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#8. Rocks, prepare to be crawled upon.
Possibly more than any other mainstream vehicle, the Jeep Wrangler is expected to be almost unstoppable off-road. In an effort to meet that high standard, four-wheel-drive versions of the 2010 Wrangler Unlimited are fitted with the Command-Trac part-time, two-speed transfer case with low-range. For added capability, buyers can opt for a limited-slip rear differential.
And then there's the Unlimited Rubicon, to which Jeep has bolted on some serious hardware. At the core of this Wrangler remains a two-speed transfer case, but instead of the standard 3.21, this unit features a 4.10 gear ratio that provides the Rubicon with more throttle control at slow speeds. More off-road capability is delivered via electronic-locking front and rear differentials, with activation requiring nothing more than tapping a button on the dash. Not quite satisfied with that setup, Jeep also fitted the Rubicon with an electronic front sway bar disconnect. Operational at under 18 mph and with the four-wheel-drive system in low-range, this feature affords the front wheels more vertical movement and delivers the extra articulation needed when venturing far beyond the beaten path.
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#7. Stiff ride. Vague handling. And we grew fond of it anyway.
If you're thinking about a test drive of the 2010 Jeep Wrangler Unlimited, set realistic expectations before ever stepping foot on a dealer's lot. First and foremost, this is a purpose-built off-roader, and that's the environment in which it truly shines. On city streets and highways, where we accumulated the most miles on our tester, the ride is stiff and bumpy, the steering light and uncommunicative, and overall responsiveness is about 9/10ths short of precise.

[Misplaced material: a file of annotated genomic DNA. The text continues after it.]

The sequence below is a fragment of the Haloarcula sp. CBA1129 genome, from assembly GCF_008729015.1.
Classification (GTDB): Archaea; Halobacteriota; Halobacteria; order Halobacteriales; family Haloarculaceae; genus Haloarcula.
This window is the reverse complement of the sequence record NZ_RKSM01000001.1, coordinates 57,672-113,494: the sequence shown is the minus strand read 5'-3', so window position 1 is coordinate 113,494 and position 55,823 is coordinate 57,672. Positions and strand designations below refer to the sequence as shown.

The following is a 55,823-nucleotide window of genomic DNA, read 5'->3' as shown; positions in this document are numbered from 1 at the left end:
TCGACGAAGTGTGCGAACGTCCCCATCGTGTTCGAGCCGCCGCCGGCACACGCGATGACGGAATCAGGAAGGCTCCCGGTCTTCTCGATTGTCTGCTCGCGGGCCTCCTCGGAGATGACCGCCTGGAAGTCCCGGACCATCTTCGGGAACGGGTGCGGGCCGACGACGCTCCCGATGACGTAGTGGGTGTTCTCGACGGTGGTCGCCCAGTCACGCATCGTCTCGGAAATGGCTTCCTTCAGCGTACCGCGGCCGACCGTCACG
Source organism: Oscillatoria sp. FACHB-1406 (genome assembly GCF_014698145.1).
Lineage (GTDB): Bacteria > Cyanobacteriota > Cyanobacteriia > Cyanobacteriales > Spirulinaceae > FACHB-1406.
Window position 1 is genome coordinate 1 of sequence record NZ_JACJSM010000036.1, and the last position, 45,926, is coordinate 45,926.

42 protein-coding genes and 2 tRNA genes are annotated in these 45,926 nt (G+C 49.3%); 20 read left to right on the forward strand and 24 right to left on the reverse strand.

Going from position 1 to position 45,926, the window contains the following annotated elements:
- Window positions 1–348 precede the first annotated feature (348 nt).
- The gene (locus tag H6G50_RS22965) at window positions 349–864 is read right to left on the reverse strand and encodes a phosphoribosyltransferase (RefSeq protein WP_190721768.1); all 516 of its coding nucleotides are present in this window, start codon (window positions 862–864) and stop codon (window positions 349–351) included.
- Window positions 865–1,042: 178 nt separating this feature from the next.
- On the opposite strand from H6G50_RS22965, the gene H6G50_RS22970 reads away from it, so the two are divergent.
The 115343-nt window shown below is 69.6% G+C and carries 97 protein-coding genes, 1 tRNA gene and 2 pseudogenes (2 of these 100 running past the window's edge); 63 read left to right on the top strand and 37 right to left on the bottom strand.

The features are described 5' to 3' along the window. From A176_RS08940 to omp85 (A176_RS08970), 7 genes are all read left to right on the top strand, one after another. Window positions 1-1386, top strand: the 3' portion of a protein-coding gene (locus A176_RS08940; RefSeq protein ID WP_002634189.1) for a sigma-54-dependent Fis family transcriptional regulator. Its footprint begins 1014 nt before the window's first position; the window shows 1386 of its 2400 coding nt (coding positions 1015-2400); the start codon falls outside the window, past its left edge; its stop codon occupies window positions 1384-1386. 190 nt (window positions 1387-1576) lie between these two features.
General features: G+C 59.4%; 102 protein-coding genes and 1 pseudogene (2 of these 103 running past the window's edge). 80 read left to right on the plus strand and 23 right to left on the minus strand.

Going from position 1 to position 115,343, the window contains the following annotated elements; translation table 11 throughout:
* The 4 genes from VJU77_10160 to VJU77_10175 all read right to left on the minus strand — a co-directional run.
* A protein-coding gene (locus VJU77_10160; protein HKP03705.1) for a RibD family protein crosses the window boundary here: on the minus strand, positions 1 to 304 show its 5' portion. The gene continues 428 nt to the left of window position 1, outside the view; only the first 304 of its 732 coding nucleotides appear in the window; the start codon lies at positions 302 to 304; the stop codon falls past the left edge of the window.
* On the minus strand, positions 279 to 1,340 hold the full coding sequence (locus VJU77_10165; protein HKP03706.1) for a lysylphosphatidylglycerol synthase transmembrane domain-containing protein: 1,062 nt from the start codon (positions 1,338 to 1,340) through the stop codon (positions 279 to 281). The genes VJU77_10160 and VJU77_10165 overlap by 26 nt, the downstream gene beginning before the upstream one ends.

That being said, we grew surprisingly fond of our roaming Rubicon. Yes, highway drives required slight but frequent corrections to the steering wheel, and the macho John Waynes of tires - 17-inch BFGoodrich Mud-Terrain T/As - simply added to the inescapable barrage of auditory stimulation. But, the brakes were easy to modulate, and compared to older Wranglers, this current generation tackles pavement like a Ferrari. After a week, the relatively antiquated vagueness of it all was like an old friend, one that, unlike most modern cars, made you feel as though you were hitting 60 mph instead of the actual 40 mph. Speeding, for us, was an uncommon occurrence.
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#6. Frankly, only so much can be done with 202 horses and two tons.
Our 2010 Wrangler Unlimited Rubicon test vehicle weighed in at more than 4,300 pounds. That's a lot of Jeep to haul around with only 202 horses and 237 lb.-ft. of torque. Thankfully, we had the six-speed manual gearbox that allowed us to get the most out of every gear, which was especially helpful when building speed to merge onto highways. Crank the rpm and the tach needle out of its lumbering comfort zone, and the V6 voices its unrefined displeasure, but the job gets done. Around town, there are no issues in terms of power, though an occasion of extreme stop-and-go traffic had us wishing for less resistance from the clutch pedal. For its part, the six-speed tranny was, like the Rubicon's handling, imprecise, which is likely fine by those genuinely interested in this Wrangler and what it's been built to do.